What a wonderful feeling it was to preach at the consecration of the new building! The congregation and their fine vicar smiled at me throughout, as did the bishop. I saw many familiar faces, but as my oversight of the mission had ended when the vicar came, there were lots of people I did not recognize. They too smiled, however. It was a moment's respite for them after years of hard work, with many years yet to come. The real labor—'the travail'—for me, however, was to generate and keep up the initial enthusiasm.

First, in my parish there were people who expressed their anxiety that the new mission would 'suck the people out of our pews.' Then there were the people of other parishes who were anxious that the new mission would suck the people out of their pews. Finally there was the anxiety at the diocesan level (that the bishop did not share) that loaning money to us would be risking money on a potential failure, or worse, money used to suck the people out of existing assessment-paying parishes. There was so to speak a lot of enthusiasm to generate, at all three levels, to overcome these fears.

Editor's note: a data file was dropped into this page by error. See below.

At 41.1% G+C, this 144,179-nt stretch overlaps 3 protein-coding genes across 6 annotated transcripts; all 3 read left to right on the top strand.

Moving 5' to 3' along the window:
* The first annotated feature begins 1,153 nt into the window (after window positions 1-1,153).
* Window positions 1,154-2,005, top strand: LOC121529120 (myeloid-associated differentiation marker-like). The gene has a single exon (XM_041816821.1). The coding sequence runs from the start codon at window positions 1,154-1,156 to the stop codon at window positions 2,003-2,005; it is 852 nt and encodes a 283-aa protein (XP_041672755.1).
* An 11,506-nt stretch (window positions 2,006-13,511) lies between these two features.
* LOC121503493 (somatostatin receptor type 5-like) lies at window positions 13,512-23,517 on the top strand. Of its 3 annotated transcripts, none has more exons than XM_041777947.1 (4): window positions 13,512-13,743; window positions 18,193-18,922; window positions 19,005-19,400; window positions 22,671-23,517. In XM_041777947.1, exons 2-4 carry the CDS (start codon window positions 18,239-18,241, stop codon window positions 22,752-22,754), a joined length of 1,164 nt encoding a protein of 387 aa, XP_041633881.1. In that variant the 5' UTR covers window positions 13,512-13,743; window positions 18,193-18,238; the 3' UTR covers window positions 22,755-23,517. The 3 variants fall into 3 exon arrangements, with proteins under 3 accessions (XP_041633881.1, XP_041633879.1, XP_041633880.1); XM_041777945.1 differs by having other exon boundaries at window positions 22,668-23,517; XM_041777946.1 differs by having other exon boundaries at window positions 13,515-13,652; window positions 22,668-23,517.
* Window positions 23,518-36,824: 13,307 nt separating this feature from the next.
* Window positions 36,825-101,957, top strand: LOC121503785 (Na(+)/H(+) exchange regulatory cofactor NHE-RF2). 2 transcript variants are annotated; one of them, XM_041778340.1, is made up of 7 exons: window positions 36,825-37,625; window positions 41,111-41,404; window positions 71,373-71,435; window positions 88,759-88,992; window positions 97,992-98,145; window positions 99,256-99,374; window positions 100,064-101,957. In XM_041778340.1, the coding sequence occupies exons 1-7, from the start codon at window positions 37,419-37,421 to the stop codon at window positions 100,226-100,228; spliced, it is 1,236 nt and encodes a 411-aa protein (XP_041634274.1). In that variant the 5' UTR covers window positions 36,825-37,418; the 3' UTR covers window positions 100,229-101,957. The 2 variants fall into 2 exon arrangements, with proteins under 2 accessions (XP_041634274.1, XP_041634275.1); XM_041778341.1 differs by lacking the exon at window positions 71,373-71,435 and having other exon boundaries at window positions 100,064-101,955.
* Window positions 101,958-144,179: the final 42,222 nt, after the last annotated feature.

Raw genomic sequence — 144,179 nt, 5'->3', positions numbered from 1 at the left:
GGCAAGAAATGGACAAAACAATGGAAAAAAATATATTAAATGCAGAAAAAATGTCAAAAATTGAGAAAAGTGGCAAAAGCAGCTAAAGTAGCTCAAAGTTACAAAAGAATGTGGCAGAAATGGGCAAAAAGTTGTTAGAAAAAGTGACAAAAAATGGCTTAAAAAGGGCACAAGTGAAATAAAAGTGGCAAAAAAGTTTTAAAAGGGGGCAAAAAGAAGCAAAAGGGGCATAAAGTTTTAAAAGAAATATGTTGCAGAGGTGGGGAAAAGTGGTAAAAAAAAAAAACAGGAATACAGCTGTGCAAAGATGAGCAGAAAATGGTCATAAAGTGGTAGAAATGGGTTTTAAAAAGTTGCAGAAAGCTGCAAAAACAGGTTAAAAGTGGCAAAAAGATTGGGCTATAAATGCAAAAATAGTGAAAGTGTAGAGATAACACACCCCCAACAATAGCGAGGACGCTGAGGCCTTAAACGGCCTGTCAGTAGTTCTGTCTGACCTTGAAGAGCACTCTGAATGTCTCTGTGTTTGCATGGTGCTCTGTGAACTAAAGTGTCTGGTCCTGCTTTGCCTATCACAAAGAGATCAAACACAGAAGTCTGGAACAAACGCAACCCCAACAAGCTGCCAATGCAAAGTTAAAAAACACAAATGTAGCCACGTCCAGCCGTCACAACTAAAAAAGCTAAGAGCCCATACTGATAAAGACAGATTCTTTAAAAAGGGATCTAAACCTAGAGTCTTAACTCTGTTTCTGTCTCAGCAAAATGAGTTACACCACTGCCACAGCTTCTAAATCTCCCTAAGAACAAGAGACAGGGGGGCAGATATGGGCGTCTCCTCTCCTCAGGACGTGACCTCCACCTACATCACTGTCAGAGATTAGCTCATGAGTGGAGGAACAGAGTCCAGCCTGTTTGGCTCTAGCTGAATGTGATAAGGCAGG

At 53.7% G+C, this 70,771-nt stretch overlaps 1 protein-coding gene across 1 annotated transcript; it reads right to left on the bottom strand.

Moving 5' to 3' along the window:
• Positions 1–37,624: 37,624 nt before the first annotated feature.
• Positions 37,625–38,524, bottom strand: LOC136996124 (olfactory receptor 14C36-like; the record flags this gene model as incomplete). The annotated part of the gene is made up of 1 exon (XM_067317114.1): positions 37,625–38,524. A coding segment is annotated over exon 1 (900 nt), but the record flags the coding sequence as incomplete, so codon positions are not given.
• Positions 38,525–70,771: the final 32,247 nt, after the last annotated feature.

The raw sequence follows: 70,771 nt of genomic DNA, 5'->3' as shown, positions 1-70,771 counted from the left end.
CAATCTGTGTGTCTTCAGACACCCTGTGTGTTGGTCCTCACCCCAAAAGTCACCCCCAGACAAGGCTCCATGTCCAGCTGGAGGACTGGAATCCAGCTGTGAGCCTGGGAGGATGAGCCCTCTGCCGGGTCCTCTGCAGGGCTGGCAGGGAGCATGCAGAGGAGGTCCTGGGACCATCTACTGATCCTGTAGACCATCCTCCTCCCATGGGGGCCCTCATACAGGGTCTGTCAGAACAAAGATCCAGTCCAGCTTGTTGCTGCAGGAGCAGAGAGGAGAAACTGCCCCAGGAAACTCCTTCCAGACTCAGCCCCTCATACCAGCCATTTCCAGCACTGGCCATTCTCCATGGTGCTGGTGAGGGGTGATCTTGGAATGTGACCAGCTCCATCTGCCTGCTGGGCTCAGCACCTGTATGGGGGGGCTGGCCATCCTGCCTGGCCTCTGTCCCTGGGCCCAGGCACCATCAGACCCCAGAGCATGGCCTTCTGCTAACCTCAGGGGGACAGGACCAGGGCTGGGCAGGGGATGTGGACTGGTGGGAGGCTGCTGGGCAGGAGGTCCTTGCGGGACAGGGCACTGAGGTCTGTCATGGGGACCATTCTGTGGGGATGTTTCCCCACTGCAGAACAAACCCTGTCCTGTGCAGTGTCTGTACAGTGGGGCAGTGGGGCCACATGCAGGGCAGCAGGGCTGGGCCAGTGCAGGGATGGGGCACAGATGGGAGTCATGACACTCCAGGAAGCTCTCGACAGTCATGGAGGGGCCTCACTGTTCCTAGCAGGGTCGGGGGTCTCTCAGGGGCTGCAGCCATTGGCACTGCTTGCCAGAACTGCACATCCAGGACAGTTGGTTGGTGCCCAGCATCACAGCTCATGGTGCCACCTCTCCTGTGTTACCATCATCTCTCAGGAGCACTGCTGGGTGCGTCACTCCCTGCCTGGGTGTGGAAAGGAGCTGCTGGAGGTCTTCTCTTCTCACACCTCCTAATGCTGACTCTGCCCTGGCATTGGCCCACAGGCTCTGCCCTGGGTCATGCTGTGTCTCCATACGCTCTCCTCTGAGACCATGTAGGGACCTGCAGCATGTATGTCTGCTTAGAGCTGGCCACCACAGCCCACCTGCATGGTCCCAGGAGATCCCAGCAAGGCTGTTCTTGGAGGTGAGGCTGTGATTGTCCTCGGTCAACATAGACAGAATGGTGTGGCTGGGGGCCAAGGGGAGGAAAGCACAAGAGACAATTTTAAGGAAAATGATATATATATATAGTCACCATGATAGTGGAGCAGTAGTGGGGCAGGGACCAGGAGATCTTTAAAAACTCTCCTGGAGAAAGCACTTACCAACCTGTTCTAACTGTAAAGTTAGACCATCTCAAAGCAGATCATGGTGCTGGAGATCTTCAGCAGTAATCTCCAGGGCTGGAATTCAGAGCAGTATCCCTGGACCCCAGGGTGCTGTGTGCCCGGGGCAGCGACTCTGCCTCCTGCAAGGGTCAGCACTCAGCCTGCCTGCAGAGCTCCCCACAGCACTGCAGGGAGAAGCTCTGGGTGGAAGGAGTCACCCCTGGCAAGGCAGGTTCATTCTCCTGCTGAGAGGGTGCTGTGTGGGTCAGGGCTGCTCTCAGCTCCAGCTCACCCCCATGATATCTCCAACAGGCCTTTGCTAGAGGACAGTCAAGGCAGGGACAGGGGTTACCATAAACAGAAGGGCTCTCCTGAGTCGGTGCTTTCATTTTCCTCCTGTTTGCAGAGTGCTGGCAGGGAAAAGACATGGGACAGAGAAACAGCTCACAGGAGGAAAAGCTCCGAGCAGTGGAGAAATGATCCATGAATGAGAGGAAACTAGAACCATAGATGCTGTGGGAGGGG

I strongly support the 20/20 Vision. We have great people working hard and smart to figure out what it will require to make it happen. Planting churches is in itself hard work. It means overcoming the inertia of the community in which the church is being launched. It takes a lot of energy to gather people to fulfil God's dream for a new parish. Unless we are willing to travail against the natural survival instincts of our existing parishes as well as these obstacles, we will fail. The canons provide that existing parishes be consulted as to new starts within ten miles of them. Their natural inclination will be to say 'no.' The most energy up front needs to be expended on generating the enthusiasm that this audacious vision should inspire among existing Episcopalians.